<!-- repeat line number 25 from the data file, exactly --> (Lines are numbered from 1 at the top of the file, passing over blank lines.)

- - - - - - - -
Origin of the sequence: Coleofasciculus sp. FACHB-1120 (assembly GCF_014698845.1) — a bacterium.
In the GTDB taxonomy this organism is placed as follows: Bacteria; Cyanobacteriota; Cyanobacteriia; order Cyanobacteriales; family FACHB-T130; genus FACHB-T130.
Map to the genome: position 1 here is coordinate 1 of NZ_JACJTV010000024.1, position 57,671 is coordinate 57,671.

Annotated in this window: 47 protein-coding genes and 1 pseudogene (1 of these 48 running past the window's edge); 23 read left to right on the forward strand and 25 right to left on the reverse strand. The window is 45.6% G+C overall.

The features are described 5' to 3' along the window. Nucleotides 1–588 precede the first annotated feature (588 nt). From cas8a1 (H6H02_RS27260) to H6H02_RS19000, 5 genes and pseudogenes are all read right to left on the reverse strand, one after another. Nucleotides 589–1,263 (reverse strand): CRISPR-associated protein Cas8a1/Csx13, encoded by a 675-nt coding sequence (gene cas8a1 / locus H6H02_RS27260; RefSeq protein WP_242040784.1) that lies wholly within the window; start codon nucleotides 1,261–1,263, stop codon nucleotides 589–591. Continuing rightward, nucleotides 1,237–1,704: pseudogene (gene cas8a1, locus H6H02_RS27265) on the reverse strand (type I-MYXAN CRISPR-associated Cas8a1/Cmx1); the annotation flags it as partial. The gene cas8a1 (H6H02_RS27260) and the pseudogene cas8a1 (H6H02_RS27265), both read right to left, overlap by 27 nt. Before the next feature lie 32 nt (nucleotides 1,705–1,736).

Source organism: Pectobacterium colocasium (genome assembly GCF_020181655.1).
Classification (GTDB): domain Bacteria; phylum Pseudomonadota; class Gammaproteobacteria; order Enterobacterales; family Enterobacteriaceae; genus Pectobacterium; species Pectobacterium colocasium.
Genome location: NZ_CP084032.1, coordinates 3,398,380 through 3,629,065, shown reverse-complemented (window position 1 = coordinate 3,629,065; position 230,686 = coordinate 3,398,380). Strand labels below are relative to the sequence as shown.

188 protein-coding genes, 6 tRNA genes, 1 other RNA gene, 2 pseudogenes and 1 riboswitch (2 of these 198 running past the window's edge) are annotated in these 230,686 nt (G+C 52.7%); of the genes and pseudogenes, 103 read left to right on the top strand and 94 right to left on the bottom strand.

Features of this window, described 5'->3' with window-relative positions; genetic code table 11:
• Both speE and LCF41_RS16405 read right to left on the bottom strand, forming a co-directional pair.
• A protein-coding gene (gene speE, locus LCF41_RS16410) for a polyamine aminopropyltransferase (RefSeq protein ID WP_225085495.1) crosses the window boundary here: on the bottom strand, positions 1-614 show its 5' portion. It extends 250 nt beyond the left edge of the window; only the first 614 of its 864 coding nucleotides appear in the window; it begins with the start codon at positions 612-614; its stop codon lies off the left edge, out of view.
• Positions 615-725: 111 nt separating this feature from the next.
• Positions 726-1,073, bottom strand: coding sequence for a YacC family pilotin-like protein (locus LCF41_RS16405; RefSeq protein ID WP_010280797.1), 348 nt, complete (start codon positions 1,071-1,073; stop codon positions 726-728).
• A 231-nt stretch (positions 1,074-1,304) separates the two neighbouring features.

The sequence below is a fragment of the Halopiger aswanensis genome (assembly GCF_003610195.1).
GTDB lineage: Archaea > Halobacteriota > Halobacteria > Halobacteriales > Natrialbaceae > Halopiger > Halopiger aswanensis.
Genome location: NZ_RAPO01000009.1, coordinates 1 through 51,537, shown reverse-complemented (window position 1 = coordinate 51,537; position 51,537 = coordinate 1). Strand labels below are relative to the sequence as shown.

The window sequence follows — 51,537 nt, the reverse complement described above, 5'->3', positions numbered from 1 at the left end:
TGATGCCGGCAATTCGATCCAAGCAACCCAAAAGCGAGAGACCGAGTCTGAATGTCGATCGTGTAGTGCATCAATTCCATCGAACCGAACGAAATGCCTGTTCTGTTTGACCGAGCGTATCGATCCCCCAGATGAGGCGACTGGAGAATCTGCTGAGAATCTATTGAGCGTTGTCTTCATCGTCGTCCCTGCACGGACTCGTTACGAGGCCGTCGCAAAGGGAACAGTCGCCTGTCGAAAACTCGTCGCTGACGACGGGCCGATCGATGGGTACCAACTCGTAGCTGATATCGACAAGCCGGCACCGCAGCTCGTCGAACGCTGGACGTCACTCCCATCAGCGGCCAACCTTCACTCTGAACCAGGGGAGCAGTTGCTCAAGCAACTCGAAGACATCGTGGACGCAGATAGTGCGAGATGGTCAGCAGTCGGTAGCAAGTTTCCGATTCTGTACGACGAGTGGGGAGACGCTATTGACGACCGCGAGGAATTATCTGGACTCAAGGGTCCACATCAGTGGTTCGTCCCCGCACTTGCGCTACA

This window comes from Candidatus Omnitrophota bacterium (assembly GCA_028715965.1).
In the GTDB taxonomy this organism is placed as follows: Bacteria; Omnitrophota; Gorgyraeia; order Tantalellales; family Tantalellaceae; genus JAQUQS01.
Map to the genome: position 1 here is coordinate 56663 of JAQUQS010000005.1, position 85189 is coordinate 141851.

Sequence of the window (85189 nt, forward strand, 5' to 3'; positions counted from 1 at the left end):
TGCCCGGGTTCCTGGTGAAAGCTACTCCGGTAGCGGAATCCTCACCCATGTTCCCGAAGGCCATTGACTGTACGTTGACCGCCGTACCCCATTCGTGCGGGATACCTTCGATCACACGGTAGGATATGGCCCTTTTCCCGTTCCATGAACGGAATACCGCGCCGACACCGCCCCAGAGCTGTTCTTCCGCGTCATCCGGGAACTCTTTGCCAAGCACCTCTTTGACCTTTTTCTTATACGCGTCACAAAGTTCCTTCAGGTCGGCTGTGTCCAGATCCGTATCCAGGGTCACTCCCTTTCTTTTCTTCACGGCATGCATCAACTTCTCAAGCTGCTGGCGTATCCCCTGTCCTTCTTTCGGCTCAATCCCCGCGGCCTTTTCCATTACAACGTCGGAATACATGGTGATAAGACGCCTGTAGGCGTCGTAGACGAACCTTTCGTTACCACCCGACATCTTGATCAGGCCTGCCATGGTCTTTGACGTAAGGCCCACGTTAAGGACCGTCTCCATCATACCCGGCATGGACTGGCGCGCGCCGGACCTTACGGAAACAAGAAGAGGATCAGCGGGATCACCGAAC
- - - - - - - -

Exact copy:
TGCCCGGGTTCCTGGTGAAAGCTACTCCGGTAGCGGAATCCTCACCCATGTTCCCGAAGGCCATTGACTGTACGTTGACCGCCGTACCCCATTCGTGCGGGATACCTTCGATCACACGGTAGGATATGGCCCTTTTCCCGTTCCATGAACGGAATACCGCGCCGACACCGCCCCAGAGCTGTTCTTCCGCGTCATCCGGGAACTCTTTGCCAAGCACCTCTTTGACCTTTTTCTTATACGCGTCACAAAGTTCCTTCAGGTCGGCTGTGTCCAGATCCGTATCCAGGGTCACTCCCTTTCTTTTCTTCACGGCATGCATCAACTTCTCAAGCTGCTGGCGTATCCCCTGTCCTTCTTTCGGCTCAATCCCCGCGGCCTTTTCCATTACAACGTCGGAATACATGGTGATAAGACGCCTGTAGGCGTCGTAGACGAACCTTTCGTTACCACCCGACATCTTGATCAGGCCTGCCATGGTCTTTGACGTAAGGCCCACGTTAAGGACCGTCTCCATCATACCCGGCATGGACTGGCGCGCGCCGGACCTTACGGAAACAAGAAGAGGATCAGCGGGATCACCGAAC